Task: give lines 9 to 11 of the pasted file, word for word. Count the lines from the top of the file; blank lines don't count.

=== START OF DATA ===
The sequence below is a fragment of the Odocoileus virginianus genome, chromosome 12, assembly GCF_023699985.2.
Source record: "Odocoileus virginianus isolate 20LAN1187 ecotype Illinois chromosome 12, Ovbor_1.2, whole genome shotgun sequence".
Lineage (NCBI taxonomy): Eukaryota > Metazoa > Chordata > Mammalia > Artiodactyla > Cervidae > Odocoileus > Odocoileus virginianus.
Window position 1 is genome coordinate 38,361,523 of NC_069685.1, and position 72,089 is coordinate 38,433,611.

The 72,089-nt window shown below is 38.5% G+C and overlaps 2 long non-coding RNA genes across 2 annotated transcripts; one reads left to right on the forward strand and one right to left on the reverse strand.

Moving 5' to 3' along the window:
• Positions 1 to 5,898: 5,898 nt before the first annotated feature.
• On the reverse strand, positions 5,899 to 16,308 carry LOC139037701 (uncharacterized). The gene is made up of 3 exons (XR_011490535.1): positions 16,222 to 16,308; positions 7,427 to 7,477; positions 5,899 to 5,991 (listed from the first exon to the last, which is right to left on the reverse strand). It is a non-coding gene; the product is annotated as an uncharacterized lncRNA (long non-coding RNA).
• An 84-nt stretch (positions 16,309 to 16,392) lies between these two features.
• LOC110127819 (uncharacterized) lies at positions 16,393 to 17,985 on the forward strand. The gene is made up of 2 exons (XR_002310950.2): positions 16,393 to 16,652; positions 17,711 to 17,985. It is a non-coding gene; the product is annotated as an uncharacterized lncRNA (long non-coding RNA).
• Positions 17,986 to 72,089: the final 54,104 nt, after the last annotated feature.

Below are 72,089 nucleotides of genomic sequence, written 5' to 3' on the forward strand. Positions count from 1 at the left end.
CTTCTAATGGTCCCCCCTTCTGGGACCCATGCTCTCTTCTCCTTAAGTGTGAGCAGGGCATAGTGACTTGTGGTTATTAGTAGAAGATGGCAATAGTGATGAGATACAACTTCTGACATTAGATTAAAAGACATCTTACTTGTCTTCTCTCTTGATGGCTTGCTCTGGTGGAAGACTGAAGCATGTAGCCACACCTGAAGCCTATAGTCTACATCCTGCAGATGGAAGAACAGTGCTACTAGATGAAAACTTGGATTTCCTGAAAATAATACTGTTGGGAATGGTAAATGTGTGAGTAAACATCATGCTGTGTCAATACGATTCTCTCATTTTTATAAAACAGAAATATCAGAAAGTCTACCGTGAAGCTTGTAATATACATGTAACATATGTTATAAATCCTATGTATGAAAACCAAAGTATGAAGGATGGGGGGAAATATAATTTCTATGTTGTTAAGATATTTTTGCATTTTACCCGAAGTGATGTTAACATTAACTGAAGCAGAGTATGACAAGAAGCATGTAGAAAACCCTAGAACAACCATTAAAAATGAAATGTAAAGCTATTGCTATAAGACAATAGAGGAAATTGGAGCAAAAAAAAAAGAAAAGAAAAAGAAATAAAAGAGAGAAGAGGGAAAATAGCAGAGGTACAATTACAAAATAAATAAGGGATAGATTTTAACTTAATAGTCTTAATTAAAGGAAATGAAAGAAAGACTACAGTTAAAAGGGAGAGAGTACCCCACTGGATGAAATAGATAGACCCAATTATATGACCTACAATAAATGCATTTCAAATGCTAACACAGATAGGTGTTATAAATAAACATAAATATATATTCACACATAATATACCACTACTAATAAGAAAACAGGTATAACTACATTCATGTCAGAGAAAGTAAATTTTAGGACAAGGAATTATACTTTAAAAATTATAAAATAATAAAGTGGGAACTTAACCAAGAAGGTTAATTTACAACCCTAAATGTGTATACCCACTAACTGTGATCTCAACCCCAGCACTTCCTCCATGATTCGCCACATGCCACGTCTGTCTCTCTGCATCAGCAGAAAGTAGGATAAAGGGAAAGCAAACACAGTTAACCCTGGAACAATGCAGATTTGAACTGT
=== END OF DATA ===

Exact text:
• An 84-nt stretch (positions 16,309 to 16,392) lies between these two features.
• LOC110127819 (uncharacterized) lies at positions 16,393 to 17,985 on the forward strand. The gene is made up of 2 exons (XR_002310950.2): positions 16,393 to 16,652; positions 17,711 to 17,985. It is a non-coding gene; the product is annotated as an uncharacterized lncRNA (long non-coding RNA).
• Positions 17,986 to 72,089: the final 54,104 nt, after the last annotated feature.